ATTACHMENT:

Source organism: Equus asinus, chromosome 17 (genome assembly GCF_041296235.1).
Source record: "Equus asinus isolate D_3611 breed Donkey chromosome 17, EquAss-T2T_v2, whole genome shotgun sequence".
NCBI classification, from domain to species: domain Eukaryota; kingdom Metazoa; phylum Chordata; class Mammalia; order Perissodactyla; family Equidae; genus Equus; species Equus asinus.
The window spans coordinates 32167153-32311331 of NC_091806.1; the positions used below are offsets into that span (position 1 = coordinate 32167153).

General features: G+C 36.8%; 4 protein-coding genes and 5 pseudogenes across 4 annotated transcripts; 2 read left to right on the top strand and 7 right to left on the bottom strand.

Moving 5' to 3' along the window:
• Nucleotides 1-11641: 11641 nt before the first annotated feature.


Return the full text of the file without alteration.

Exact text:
Source organism: Equus asinus, chromosome 17 (genome assembly GCF_041296235.1).
Source record: "Equus asinus isolate D_3611 breed Donkey chromosome 17, EquAss-T2T_v2, whole genome shotgun sequence".
NCBI classification, from domain to species: domain Eukaryota; kingdom Metazoa; phylum Chordata; class Mammalia; order Perissodactyla; family Equidae; genus Equus; species Equus asinus.
The window spans coordinates 32167153-32311331 of NC_091806.1; the positions used below are offsets into that span (position 1 = coordinate 32167153).

General features: G+C 36.8%; 4 protein-coding genes and 5 pseudogenes across 4 annotated transcripts; 2 read left to right on the top strand and 7 right to left on the bottom strand.

Moving 5' to 3' along the window:
• Nucleotides 1-11641: 11641 nt before the first annotated feature.